RANDOMIZED CONTROLLED TRIAL
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The effect of a polynutrient supplement on fatigue and physical activity of patients with chronic fatigue syndrome: a double-blind randomized controlled trial.

BACKGROUND: The efficacy of dietary supplements in chronic fatigue syndrome (CFS) is uncertain, with conflicting evidence.

AIM: To assess the effect of a polynutrient supplement on fatigue and physical activity of patients with CFS.

DESIGN: Prospective randomized placebo-controlled, double-blind trial.

METHODS: Fifty-three patients (16 males, 37 females) fulfilling the CDC criteria of CFS. The entry criteria were a score on the Checklist Individual Strength subscale fatigue severity (CIS fatigue) >or=40 and a weighted sum score of >or=750 for the eight subscales of the Sickness Impact Profile (SIP8) and no use of nutritional supplements in the 4 weeks prior to entry. The exclusion criteria were pregnancy and lactose intolerance. The intervention-a polynutrient supplement containing several vitamins, minerals and (co)enzymes, or placebo, twice daily for 10 weeks-was preceded by 2 weeks of baseline measurements. Outcome measurements took place in week 9 and 10 of the intervention. Five participants dropped out (4 supplement, 1 placebo). The main outcome measures were CIS fatigue score, number of CDC symptoms and SIP8 score. Efficacy analyses were performed on an intention-to-treat basis.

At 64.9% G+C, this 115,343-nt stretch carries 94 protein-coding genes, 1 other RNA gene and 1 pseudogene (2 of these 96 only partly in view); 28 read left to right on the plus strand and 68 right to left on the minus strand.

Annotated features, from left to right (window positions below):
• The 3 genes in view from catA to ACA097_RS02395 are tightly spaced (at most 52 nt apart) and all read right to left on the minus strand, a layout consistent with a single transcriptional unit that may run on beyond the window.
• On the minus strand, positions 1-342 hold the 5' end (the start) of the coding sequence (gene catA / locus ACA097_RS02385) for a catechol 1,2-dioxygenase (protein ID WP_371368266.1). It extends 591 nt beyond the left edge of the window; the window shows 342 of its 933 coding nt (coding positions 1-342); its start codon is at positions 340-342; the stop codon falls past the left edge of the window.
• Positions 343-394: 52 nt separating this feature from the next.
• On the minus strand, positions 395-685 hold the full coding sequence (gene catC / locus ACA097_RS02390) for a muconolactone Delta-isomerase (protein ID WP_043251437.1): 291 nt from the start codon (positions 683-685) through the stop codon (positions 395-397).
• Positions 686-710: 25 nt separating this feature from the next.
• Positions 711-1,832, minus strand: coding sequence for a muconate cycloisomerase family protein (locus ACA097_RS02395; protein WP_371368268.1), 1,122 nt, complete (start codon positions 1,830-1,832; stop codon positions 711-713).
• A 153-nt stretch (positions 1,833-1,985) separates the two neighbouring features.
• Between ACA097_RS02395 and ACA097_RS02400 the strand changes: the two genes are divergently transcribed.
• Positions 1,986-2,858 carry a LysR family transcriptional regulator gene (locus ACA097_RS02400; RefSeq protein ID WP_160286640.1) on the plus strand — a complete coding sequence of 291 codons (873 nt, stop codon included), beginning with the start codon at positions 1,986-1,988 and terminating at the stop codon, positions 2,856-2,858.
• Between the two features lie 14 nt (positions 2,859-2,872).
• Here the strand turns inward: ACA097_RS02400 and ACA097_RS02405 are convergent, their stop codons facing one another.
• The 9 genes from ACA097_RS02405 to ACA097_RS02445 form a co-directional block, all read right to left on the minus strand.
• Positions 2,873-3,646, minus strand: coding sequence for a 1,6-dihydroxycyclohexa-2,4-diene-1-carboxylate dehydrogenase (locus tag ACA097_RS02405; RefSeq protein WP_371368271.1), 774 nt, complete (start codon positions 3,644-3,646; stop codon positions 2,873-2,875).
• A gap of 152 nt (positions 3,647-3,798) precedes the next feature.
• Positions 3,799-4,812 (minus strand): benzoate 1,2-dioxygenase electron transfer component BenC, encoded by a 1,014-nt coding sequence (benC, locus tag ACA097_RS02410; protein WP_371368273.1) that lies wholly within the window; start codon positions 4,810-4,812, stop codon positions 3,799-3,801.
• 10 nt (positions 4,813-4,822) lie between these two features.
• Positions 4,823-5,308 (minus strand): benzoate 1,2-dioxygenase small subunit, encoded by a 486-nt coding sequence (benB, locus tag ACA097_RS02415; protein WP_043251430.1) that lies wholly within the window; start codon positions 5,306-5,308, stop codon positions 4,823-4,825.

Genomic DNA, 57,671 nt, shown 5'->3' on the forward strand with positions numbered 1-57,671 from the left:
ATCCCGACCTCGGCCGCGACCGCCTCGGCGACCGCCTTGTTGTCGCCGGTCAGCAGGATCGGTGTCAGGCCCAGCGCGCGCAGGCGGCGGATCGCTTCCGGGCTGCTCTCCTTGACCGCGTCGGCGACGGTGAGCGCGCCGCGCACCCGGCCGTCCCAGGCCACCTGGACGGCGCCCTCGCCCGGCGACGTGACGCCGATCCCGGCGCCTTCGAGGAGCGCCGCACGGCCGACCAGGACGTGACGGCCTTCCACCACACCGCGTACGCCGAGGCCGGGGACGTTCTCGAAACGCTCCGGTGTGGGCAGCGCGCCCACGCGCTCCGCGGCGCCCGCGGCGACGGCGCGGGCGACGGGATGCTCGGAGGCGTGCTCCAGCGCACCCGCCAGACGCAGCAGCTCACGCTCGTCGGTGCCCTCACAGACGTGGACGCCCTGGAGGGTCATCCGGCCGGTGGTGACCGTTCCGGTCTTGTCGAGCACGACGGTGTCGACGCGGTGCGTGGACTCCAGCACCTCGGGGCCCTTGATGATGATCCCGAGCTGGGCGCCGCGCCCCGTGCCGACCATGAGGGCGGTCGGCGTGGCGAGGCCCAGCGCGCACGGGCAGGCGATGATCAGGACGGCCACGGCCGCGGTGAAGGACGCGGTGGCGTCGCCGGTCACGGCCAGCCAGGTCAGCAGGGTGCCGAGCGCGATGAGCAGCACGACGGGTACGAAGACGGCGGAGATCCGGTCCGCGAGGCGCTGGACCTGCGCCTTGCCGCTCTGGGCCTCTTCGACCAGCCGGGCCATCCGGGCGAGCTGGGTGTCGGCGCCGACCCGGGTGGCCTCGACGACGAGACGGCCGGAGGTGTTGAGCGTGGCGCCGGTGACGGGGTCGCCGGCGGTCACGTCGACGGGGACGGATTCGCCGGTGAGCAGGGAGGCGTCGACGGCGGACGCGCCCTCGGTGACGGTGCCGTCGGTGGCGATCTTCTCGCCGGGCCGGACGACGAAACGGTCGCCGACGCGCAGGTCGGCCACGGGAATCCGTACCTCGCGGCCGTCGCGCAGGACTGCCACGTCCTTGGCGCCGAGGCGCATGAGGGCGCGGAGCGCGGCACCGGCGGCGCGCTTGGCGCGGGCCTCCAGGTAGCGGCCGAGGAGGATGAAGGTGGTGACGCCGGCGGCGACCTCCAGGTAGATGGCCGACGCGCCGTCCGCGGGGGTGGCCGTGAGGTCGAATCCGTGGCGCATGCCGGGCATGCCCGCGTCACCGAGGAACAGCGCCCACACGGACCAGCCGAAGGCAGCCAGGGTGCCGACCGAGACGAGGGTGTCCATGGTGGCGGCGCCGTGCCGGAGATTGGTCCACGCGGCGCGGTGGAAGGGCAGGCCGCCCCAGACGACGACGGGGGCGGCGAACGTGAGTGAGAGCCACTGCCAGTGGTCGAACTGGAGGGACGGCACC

RESULTS: No significant differences were found between the placebo and the treated group on any of the outcome measures: CIS fatigue +2.16 (95%CI -4.3 to +4.39, p=0.984); CDC symptoms +0.42 (95%CI -0.61 to +1.46, p=0.417); SIP8 +182 (95%CI -165 to +529, p=0.297). No patient reported full recovery.

DISCUSSION: The findings do not support the use of a broad-spectrum nutritional supplement in treating CFS-related symptoms.

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